Imaginal Exposure Using Virtual Reality for Treating PTSD

Michael Roy, MD, Col. (Ret.) talks about how using virtual reality to treat people with PTSD can be incredibly effective because it helps trigger recalls and stimulate the senses in ways that pure talk therapy cannot.

See more video clips with Dr. Michael Roy.

[Dr. Michael Roy] Imaginal exposure is not for everybody. Avoidance of reminders of the trauma is so strong in many that they can't really find themselves able to engage in imaginal exposure. Virtual reality, I think, provides advantages for many subjects— not for everybody. There are trade-offs here. On the one hand—I think—using a virtual environment to trigger recall because that's what it does more than anything else. So let's take a service member who was in a vehicle that hit an IED. We can ask them to close their eyes, picture they're back driving that Humvee through the desert and to describe all of that or we can put them in a virtual environment where we reproduce that. They're driving the Humvee through the desert. Eventually we progress to where maybe there's an ambush, somebody is shooting at them, a bomb goes off—that kind of thing. What are the advantages and disadvantages? I think the advantage to the virtual environment is not everything is on the patient's shoulders. It's not totally up to them to recall everything that happened to them session after session in excruciating and increasing detail. So the virtual environment— they're presented with this, and they start to say, "Oh, that reminds me of when Bobby got shot." They start to be able to come up with things. So it helps with triggering those memories— enabling them to recall things and describe them to the therapist. I think that's one of the real advantages of it. Perhaps, the greatest advantage. There is an element of desensitization that occurs, as well. "I fear that that bag on the side of the road is going to blow up," and that's why they swerved across four lanes of traffic on the Beltway this morning. So presenting them with things like that where there are things on the side of the road—they don't blow up— or they at least have a chance to kind of work through that— to talk about what that's triggering—what that's making them feel. Now when you want to avoid reminders of the trauma, there's also a lot of trepidation with being put in that virtual environment. So, "Oh! You're going to show me—a bomb goes off." "I'm anxious about that. I don't want to do that." But you start off very slowly. You start off very gradually. We have four different senses we can stimulate in the virtual environment. The visuals, of course. So we show them a market place or a convoy going through the desert. They see all of these things. It's very high-quality graphics. There's a lightweight headset that's pretty comfortable to wear. It shows a little computer screen in front of each eyeball to create the 3D representation. There's a newer version we're just starting to implement where it actually provides a full 180 degrees of freedom so they can literally see everything. Right now it's like 40 degrees. They can turn all the way around in the environment. So there are 360 degree views—very realistic. There are sounds. Again the audio is very high-quality, and I think that's particularly important. We have a vibration platform. So there's an explosion. They can actually feel the explosion. If they're driving a vehicle, they can feel the rumble of the vehicle. Finally, there is smell that we can introduce. We have a smell machine. There are little pellets that we heat up, so we can create unpleasant smells— body odor, burning trash, the smell of the explosion, Cordite— or more positive ones—roasting lamb, Middle Eastern spices. So at the appropriate moments— you're going through the marketplace— we can introduce the smell of the market—good and bad. By kind of stimulating all these different senses, we can, hopefully, trigger different parts of the brain— trigger lots of memories.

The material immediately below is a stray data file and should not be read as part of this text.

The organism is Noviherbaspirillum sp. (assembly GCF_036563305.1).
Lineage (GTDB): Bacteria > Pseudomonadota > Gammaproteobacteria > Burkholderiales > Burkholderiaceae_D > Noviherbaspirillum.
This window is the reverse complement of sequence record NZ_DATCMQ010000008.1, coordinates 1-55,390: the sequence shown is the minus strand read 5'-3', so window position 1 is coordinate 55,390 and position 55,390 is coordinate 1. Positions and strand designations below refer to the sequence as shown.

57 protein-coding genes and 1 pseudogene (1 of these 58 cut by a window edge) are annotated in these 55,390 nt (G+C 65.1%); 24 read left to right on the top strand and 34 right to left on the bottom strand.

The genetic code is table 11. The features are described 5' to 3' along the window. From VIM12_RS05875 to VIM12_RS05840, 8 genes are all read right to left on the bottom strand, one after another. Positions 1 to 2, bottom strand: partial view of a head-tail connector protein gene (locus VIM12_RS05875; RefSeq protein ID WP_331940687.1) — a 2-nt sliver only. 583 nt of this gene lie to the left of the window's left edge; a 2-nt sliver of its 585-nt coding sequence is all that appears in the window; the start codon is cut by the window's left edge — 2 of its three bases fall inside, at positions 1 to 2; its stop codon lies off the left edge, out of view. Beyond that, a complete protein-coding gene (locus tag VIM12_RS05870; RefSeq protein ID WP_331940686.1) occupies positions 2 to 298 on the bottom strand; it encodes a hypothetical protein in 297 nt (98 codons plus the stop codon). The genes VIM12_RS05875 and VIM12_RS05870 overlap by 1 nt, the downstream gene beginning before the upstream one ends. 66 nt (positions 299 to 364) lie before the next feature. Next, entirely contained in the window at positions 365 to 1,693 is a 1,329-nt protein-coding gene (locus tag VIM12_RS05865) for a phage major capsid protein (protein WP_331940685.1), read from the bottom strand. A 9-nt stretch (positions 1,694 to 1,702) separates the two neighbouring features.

Posted on BrainLine May 28, 2013.

Produced by Victoria Tilney McDonough, Justin Rhodes, and Erica Queen, BrainLine.